In the course of her investigations, leaders of religious communities of women told Saldanha they preferred to deal with the problem "in house," leading her to conclude: "The drawback of this approach was that only the religious sister concerned was 'dealt with,' rather than the problem itself."
Some recent outrageous examples of why 'in house" doesn't work include that of a Sister whose privacy was violated by a seminarian who sexually harassed her while she was taking a shower. When she complained to appropriate authorities she was blamed instead of the seminarian, who was sent to Rome for further study.
In 2011 a high school teacher, Sr. Anitha, was expelled from her convent after complaining about unwanted sexual advances by a priest. The Kerala Catholic Reformation Movement took up the sister's cause and recently won a financial settlement for her.
In June 2010, Saldanha broke open the sexual abuse of women issue in India by publishing an article addressing the clerical sexual abuse of women. After extensive consultation and with the help of a lawyer and a bishop, a group that she was part of drafted guidelines to deal with cases of sexual abuse in the church of India.
These were presented to the Catholic Bishops' Conference of India in 2013.
"But to this day the bishops have not adopted these norms for enforcement," said Saldanha. Instead the group was told that the bishops "are still looking into the matter."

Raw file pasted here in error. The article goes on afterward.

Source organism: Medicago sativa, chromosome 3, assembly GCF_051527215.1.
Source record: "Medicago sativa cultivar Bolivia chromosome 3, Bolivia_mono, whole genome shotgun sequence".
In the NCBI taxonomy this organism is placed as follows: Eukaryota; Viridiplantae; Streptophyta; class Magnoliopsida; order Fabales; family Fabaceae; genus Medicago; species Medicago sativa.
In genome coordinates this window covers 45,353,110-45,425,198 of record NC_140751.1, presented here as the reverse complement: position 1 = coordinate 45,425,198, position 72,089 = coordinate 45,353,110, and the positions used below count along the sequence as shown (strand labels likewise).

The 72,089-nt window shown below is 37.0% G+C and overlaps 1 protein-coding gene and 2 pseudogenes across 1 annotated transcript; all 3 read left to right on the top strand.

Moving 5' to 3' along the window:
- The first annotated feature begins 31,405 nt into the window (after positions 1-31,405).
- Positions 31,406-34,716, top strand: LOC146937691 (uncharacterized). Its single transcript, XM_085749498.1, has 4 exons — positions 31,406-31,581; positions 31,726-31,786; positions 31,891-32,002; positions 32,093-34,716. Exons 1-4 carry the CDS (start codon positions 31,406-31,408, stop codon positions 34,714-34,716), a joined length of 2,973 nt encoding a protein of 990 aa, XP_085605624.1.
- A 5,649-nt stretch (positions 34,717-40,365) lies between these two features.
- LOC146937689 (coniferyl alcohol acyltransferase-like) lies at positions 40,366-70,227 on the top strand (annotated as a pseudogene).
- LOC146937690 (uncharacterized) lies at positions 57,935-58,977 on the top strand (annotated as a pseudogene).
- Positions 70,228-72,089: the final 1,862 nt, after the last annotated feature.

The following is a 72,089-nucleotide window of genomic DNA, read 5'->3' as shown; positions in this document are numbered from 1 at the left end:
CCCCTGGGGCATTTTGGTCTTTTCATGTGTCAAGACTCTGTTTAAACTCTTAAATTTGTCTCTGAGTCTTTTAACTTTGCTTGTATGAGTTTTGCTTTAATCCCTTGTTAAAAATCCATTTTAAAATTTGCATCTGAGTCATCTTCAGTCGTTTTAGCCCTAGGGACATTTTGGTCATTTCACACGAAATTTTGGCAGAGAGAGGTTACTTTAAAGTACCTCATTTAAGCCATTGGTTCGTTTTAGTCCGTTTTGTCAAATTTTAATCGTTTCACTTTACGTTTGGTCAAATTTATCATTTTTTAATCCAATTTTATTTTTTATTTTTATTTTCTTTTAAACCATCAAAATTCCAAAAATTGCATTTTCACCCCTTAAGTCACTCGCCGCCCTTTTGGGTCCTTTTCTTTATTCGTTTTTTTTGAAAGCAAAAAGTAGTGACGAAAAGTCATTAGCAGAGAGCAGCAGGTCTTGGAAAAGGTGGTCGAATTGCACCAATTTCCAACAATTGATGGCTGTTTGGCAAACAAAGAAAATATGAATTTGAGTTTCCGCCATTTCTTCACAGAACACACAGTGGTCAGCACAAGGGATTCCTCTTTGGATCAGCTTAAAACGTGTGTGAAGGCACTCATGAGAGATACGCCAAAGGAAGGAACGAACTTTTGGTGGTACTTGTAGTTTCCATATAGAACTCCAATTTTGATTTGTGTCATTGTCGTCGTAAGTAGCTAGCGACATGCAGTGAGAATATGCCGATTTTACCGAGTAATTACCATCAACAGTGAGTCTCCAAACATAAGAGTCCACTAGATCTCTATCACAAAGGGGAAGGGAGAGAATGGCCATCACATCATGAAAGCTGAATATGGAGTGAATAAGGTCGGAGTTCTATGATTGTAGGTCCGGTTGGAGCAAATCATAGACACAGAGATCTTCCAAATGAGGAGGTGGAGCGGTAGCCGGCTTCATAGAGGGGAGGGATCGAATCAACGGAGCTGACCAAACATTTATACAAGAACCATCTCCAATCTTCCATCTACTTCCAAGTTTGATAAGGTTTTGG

Saldanha closed her presentation with a quotation by Bangalore theologian Shaji George that aptly summarizes what is at stake when we are silent about abusive behavior, whether sexual or authoritarian:
The pattern and development of the abuse scandal puts into question the very structure of the Church, the concept of priesthood, the existing system of gender relationships, the administration of justice within the Church, the lack of dialogue and participatory leadership in the Church. Many feel that even the sincere attempts to tackle the issue without radical changes in the very structure of the Church will be ineffective.
The witness of these courageous women is one of several powerful engines driving responsible reform of the Catholic church.
Our bishop leaders should be on their knees every day thanking God for such graced fidelity.
[A Sister of St. Joseph, Sr. Christine Schenk served urban families for 18 years as a nurse midwife before co-founding FutureChurch, where she served for 23 years. She holds master's degrees in nursing and theology.]